Notification begins today for 219 senior enlisted sailors who will be forced out of the Navy byafter the end of fiscal 2016.

The fiscal 2016 Senior Enlisted Continuation Board reviewed the records of nearly 6,600 retirement-eligible active, rReserve and full-time support chiefs, senior chiefs and master chiefs and selected roughly 3.2 percent of them for mandatory retirement,

Navy officials released the board's results of the fiscal 2016 Senior Enlisted Continuation Board to command leaders at 11 a.m. today, and notification of those selected to retire began immediately. 

The notification window is expected to continue for one week. Traditionally the notification window for this board is longer than for normal selection boards as officials must also notify selected reservists, too.

"Results of the fiscal 2016 Senior Enlisted Continuation Board were posted to command leadership's [BUPERS online] — triad-access-only accounts Wednesday," said Lt. Cmdr. Nathan Christensen, spokesman for the chief of naval personnel.

"Command leadership teams will personally notify their sailors who were not selected to continue their service in the Navy."

Christiansen said that, more than any other board results, "this is an issue that needs to be handled with care." That's because everyone selected not to continue has served honorably and will leave the service under those terms, he noted. "We believe it's important for leadership to notify their sailors in person ahead of the results being posted to individuals' BOL accounts next week."

Once the notification window has closed at 11 a.m. EST on Feb. 10, officials will update the continuation status in the service records of those considered by the board. Also expected is a release of a naval administrative message releasing the overall statistics from the board. But because this board sends people home, officials do not publicly release the names of those selected by the board, only statistics.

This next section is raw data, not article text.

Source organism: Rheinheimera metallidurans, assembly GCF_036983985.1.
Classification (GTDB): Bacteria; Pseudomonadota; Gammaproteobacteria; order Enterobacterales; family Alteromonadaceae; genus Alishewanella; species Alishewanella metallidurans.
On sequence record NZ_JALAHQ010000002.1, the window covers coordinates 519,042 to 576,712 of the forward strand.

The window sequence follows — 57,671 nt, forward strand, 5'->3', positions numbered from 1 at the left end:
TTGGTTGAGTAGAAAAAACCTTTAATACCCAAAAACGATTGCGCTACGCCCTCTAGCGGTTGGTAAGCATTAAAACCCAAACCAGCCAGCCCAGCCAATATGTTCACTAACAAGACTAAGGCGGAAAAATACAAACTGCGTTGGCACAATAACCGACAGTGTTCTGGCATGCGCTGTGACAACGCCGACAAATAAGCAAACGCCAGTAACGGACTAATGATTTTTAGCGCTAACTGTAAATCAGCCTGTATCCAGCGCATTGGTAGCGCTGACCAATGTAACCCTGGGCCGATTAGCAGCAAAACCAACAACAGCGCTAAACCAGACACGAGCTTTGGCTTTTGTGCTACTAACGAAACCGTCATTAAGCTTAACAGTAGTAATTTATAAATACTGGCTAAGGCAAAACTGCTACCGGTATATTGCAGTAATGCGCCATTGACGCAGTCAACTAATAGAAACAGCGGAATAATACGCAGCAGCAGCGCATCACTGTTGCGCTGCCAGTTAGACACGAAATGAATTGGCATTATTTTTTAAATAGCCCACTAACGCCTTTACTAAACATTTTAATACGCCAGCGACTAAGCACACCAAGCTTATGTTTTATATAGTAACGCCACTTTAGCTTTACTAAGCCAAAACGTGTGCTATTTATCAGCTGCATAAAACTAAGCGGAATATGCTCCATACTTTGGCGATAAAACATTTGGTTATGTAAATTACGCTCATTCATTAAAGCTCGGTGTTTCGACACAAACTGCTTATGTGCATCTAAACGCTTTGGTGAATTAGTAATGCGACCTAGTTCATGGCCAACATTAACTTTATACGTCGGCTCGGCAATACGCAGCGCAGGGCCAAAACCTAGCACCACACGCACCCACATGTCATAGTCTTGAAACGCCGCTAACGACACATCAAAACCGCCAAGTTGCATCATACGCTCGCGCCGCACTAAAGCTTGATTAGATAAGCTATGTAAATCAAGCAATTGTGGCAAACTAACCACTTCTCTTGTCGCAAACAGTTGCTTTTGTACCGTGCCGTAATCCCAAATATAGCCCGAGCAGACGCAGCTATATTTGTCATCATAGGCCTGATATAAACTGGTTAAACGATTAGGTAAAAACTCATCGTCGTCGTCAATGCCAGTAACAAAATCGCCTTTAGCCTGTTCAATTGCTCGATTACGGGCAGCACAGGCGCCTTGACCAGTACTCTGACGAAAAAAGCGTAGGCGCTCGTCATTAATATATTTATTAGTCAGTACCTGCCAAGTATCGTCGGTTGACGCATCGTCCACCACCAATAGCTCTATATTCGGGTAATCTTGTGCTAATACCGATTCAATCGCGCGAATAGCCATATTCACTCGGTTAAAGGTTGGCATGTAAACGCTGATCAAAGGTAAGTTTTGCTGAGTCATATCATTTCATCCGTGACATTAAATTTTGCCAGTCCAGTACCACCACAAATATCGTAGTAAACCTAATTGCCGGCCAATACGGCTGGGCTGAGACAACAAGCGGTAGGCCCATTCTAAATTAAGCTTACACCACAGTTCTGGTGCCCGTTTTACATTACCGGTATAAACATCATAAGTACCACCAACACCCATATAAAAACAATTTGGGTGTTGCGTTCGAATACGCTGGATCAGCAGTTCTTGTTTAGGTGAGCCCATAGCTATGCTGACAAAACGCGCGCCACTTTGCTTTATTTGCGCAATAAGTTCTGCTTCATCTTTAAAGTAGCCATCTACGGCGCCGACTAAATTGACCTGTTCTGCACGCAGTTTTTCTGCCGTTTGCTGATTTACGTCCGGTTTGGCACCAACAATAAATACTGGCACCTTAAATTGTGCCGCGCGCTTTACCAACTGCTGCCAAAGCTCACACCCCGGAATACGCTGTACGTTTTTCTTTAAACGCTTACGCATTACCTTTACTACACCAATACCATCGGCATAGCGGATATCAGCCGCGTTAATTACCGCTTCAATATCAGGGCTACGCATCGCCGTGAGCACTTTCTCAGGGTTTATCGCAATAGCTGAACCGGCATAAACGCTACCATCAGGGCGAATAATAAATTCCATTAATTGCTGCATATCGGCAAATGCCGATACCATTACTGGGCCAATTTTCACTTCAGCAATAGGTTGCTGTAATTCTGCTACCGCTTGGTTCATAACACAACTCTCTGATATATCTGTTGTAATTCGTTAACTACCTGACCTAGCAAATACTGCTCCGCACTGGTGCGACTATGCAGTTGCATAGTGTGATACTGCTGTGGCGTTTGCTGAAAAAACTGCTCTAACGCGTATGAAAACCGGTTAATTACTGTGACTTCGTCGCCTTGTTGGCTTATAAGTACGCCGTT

The board has met every year except for fiscal year 2014, when a scheduling conflict caused officials to cancel the panel for the year.

This year, the board was originally set to start deliberations on Aug. 3, but an "inadvertent email release" of the board's planned membership, which typically isn't made public until the board is in session, delayed the proceedings..

The rescheduled board convened Dec. 7 and adjourned on Dec. 16.

The continuation board was devised in 2009, when overmanning in the E-7 and above ranks among sailors with 20 or more years of service was causing a significant slowdown in advancement opportunity.

At the time, the Navy's senior leadership strongly considered mandatory quotas for the board, but then-Master Chief Petty Officer of the Navy (SS/SW) Rick West opposed quotas and argued that the panel should make a pure "quality cut" of the senior enlisted ranks instead.

Last year's board examined the records of 7,017 active, rReserve and FTS chiefs, E-7 through E-9, and sent home 161 of them —  2.9 percent of the total. That was the lowest percentage — and number — of chiefs forced into retirement since 2010.

This year, the board looked at roughly 400 fewer records, but sent home 49 more CPOs, resulting in a slightly higher percentage of those selected for mandatory retirement. 

Just 2 percent of those screened last year were tabbed to retire last year, the lowest percentage — and number — of chiefs forced into retirement since 2010.